Bitterly divided : the South's inner Civil War / David Williams.
By: Williams, David.Material type: TextPublisher: New York : New Press : Distributed by W.W. Norton, 2008Description: 310 p. : ill., ports. ; 25 cm.ISBN: 9781595581082 (hbk.); 1595581081 (hbk.).Subject(s): Confederate States of America -- Social conditions | United States -- History -- Civil War, 1861-1865 -- Social aspects | Social conflict -- Southern States -- History -- 19th century | Social classes -- Southern States -- History -- 19th century | Southern States -- Race relations -- History -- 19th centuryAdditional physical formats: Online version:: Bitterly divided.; Online version:: Bitterly divided.DDC classification: 973.7/13
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|Book||University of Texas At Tyler Stacks - 3rd Floor||F214 .W564 2008 (Browse shelf)||Available||0000001961432|
Includes bibliographical references (p. -291) and index.
Nothing but divisions among our people -- Rich man's war -- Fighting each other harder than we ever fought the enemy -- Yes, we all shall be free -- Now the wolf has come -- Defeated- by the people at home.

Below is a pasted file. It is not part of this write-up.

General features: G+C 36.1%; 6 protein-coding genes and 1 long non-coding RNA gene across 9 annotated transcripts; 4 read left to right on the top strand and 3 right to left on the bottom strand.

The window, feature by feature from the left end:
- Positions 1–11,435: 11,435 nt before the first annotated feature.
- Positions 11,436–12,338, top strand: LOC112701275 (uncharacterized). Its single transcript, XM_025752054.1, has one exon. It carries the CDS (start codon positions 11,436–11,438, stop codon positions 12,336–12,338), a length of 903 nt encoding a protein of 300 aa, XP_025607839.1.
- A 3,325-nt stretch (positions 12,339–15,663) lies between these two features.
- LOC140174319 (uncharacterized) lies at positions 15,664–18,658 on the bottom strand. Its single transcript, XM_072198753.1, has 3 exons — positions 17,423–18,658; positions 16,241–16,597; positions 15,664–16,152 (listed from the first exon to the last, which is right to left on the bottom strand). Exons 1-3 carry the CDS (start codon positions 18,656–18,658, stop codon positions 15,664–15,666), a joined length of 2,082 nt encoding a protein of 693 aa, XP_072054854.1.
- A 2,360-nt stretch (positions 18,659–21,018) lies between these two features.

From the author of the celebrated A People's History of the Civil War, a new account of the Confederacy's collapse from within. The American Confederacy, historian David Williams reveals, was in fact fighting two civil warsan external one that we hear so much about and an internal one about which there is scant literature and virtually no public awareness. From the Confederacy's very beginnings, Williams shows, white southerners were as likely to have opposed secession as supported it, and they undermined the Confederate war effort at nearly every turn. The draft law was nearly impossible to enforce, women defied Confederate authorities by staging food riots, and most of the time two-thirds of the Confederate army was absent with or without leave. In just one of many telling examples in this rich and eye-opening narrative history, Williams shows that, if the nearly half-million southerners who served in the Union military had been with the Confederates, the opposing forces would have been evenly matched. Shattering the myth of wartime southern unity, this riveting new analysis takes on the enduring power of the Confederacy's image and reveals it to be, like the Confederacy itself, a hollow shell.